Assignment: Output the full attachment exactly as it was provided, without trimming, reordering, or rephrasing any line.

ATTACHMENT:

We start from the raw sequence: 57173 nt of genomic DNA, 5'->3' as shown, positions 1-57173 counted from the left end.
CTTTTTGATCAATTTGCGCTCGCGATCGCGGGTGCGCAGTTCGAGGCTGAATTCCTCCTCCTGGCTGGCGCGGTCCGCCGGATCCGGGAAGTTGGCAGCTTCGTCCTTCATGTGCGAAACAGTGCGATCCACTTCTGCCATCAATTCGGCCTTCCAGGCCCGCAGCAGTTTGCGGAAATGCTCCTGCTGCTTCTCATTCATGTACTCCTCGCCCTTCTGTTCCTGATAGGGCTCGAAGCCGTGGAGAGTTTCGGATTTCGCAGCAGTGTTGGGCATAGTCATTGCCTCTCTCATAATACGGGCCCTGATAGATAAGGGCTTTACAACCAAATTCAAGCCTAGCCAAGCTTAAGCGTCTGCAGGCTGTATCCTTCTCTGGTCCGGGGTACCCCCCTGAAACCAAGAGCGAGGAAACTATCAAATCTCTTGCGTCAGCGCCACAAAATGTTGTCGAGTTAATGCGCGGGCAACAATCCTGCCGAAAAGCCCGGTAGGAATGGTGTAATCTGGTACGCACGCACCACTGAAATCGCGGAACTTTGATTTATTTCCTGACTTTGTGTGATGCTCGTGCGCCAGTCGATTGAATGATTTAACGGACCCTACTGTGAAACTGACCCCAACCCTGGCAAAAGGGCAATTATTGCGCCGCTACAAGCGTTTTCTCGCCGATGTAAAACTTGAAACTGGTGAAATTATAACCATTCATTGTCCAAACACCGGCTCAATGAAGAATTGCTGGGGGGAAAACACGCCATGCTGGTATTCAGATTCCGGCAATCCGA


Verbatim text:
We start from the raw sequence: 57173 nt of genomic DNA, 5'->3' as shown, positions 1-57173 counted from the left end.
CTTTTTGATCAATTTGCGCTCGCGATCGCGGGTGCGCAGTTCGAGGCTGAATTCCTCCTCCTGGCTGGCGCGGTCCGCCGGATCCGGGAAGTTGGCAGCTTCGTCCTTCATGTGCGAAACAGTGCGATCCACTTCTGCCATCAATTCGGCCTTCCAGGCCCGCAGCAGTTTGCGGAAATGCTCCTGCTGCTTCTCATTCATGTACTCCTCGCCCTTCTGTTCCTGATAGGGCTCGAAGCCGTGGAGAGTTTCGGATTTCGCAGCAGTGTTGGGCATAGTCATTGCCTCTCTCATAATACGGGCCCTGATAGATAAGGGCTTTACAACCAAATTCAAGCCTAGCCAAGCTTAAGCGTCTGCAGGCTGTATCCTTCTCTGGTCCGGGGTACCCCCCTGAAACCAAGAGCGAGGAAACTATCAAATCTCTTGCGTCAGCGCCACAAAATGTTGTCGAGTTAATGCGCGGGCAACAATCCTGCCGAAAAGCCCGGTAGGAATGGTGTAATCTGGTACGCACGCACCACTGAAATCGCGGAACTTTGATTTATTTCCTGACTTTGTGTGATGCTCGTGCGCCAGTCGATTGAATGATTTAACGGACCCTACTGTGAAACTGACCCCAACCCTGGCAAAAGGGCAATTATTGCGCCGCTACAAGCGTTTTCTCGCCGATGTAAAACTTGAAACTGGTGAAATTATAACCATTCATTGTCCAAACACCGGCTCAATGAAGAATTGCTGGGGGGAAAACACGCCATGCTGGTATTCAGATTCCGGCAATCCGA